Coronavirus

Hospitality takes on insurers over business interruption claims

Leading hospitality businesses have launched a campaign to force the insurance sector to honour business interruption policies.

Headed by Rob Atkinson, a hospitality lawyer from Black and White Hospitality, which operates the Marco Pierre White group of franchised restaurants and manages a portfolio of hotels across the UK, a crowdfunding campaign has been launched to take legal action against insurers failing to pay out.

The campaign has initially been supported by Best Western Hotels, Vine Hotels and UKHospitality, the trade body for the UK’s hospitality sector. Black and White said the move has been framed as a campaign “by hospitality, for hospitality”, with other organisations are invited to join and share the message.

The crowdfunding campaign aims to raise enough money to initiate a three-phase plan to support hospitality businesses who have had claims rejected.

The phases include:

Phase one: a review of policies and insurers’ reasons for declining claims, followed by the preparation of advice on coverage under each category of policy.

Phase two: a focus on pre-action representation with formal letters being sent to insurers setting out the position on coverage. Their responses will then be reviewed and reported with settlement, in principle, being attempted.

If phase two fails to bring immediate results, phase three will be implemented in the form of litigation.

UKHospitality chief executive, Kate Nicholls, said: “The impact of the Covid-19 crisis on the hospitality sector was immediate and it was devastating. Pubs, bars and hotels were one of the first high profile casualties as the Government ordered venues to close.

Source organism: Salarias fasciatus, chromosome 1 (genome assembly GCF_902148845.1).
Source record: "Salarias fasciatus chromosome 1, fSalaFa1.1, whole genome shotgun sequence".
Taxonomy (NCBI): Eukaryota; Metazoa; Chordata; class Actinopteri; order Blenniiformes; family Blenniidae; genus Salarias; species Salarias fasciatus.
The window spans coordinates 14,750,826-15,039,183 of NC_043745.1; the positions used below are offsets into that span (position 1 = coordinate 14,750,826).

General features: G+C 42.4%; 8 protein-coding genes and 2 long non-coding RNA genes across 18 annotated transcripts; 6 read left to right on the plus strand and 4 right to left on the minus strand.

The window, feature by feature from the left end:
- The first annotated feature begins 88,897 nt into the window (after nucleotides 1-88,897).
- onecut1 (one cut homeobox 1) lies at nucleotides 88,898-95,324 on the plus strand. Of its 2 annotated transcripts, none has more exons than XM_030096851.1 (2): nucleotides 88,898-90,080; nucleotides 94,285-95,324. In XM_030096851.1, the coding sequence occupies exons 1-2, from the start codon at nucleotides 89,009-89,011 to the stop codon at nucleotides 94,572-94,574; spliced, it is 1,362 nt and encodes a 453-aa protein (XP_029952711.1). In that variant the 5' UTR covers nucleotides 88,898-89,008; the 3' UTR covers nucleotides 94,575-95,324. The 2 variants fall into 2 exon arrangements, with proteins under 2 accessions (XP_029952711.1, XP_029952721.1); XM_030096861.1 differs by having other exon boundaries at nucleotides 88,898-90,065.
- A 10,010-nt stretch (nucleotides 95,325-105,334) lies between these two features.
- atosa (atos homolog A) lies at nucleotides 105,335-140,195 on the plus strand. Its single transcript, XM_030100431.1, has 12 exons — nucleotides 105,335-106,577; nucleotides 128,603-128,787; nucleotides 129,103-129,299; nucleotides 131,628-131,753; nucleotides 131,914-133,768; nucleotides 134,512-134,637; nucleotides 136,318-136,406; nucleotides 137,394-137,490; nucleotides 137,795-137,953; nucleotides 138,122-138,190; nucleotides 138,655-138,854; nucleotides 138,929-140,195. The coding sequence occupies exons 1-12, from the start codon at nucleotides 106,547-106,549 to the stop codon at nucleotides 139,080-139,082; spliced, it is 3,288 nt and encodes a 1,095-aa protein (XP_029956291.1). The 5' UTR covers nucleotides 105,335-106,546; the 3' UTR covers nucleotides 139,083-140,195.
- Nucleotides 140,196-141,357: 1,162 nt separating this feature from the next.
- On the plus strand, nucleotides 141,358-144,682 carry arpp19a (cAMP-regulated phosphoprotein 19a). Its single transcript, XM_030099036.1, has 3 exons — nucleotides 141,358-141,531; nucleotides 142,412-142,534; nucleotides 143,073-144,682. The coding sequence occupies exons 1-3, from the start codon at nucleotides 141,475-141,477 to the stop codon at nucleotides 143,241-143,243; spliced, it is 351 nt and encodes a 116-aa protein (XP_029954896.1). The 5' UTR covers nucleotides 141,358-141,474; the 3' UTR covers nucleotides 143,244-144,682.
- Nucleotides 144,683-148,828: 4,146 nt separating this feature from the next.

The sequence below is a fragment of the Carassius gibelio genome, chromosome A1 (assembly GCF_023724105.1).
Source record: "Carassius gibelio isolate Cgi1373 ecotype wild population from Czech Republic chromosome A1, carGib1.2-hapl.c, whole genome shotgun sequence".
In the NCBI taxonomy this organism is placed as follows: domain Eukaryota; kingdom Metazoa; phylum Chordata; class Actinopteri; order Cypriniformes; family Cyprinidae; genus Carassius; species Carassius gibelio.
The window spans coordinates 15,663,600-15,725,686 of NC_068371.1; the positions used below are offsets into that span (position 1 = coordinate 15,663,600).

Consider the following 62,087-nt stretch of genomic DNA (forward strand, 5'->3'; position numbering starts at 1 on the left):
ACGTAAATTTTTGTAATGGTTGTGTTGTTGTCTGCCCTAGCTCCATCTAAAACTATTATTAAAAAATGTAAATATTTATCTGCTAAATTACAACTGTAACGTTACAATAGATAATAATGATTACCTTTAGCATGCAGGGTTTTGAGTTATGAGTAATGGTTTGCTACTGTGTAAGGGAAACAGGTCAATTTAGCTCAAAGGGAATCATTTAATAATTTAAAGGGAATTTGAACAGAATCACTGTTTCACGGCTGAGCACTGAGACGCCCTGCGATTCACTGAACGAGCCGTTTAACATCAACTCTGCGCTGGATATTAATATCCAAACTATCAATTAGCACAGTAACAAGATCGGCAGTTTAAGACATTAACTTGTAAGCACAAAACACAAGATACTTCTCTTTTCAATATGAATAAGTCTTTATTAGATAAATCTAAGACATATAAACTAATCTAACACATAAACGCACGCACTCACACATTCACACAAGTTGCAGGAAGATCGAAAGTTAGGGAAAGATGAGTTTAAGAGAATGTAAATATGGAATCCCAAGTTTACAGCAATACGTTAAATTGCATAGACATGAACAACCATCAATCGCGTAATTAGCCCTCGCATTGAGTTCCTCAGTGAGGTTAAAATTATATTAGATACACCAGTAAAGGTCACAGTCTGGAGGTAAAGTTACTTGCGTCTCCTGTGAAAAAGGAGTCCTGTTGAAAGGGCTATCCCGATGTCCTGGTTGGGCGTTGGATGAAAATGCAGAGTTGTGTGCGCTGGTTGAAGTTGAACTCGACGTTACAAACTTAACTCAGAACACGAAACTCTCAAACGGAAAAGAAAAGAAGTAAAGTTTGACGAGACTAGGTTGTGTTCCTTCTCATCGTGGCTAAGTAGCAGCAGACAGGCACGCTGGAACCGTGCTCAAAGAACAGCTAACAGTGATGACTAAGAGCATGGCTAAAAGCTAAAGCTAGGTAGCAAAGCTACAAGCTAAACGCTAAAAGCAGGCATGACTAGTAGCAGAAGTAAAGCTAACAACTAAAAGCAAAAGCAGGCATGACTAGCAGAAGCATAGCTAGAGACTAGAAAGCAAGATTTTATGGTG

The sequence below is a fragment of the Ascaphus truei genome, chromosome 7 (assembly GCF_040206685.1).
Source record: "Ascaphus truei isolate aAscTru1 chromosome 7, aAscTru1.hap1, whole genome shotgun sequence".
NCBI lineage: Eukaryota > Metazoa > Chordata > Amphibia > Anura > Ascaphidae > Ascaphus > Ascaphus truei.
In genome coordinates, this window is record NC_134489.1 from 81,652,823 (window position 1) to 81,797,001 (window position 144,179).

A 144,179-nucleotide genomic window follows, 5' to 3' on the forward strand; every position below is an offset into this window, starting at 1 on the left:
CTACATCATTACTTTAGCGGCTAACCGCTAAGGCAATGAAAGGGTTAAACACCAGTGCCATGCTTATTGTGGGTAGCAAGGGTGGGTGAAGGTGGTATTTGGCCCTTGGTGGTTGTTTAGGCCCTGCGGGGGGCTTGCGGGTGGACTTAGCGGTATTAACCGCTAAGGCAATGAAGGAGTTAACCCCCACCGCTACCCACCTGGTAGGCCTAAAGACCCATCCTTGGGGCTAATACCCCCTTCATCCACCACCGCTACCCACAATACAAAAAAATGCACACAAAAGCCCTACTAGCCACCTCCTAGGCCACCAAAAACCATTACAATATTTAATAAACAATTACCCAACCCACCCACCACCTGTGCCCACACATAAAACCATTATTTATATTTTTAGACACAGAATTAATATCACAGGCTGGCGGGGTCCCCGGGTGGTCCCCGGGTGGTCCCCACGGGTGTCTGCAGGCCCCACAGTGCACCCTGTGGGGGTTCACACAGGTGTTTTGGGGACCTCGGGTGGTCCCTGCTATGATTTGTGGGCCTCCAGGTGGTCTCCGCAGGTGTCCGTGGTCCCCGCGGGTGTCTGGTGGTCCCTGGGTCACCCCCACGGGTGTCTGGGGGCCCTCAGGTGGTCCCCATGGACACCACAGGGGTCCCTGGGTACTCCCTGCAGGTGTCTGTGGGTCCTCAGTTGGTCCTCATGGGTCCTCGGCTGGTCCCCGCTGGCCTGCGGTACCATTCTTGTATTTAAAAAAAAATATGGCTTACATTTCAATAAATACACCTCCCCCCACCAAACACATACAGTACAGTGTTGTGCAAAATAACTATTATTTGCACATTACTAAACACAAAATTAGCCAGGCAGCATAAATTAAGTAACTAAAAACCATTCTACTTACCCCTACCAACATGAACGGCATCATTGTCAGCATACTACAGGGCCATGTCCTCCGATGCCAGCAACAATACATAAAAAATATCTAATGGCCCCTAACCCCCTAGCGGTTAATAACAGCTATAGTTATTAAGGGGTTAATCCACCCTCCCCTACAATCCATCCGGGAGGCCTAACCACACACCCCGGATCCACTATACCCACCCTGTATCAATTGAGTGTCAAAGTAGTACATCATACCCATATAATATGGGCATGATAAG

“Businesses have understandably looked to the insurance sector to honour policies that have been taken out in good faith and have been flatly rejected. This is an existential crisis for many in the hospitality sector and it will be the death of businesses if they do not get the support they are due.”

Atkinson said: “The response from insurers has come as a dreadful shock, but we must refuse to accept the unacceptable.

“We have held lengthy discussions with a leading law firm which specialises in policy disputes and they have confirmed that, for some policies, there would be strong grounds to challenge the insurer’s position.”

He added: “The coronavirus crisis should not be just a problem for the Government to deal with while the insurance companies get away with offering limited, or often no, assistance.”

Businesses that wish to have their specific policy reviewed have been asked to make a donation of £200 to the fund. Businesses, or anyone with an interest in hospitality, that wish to support the campaign generally are asked to donate whatever they can afford.

The donated funds will be held by a legal-specific, fully regulated crowd fund page called CrowdJustice and any surplus funds generated will be donated to charity.

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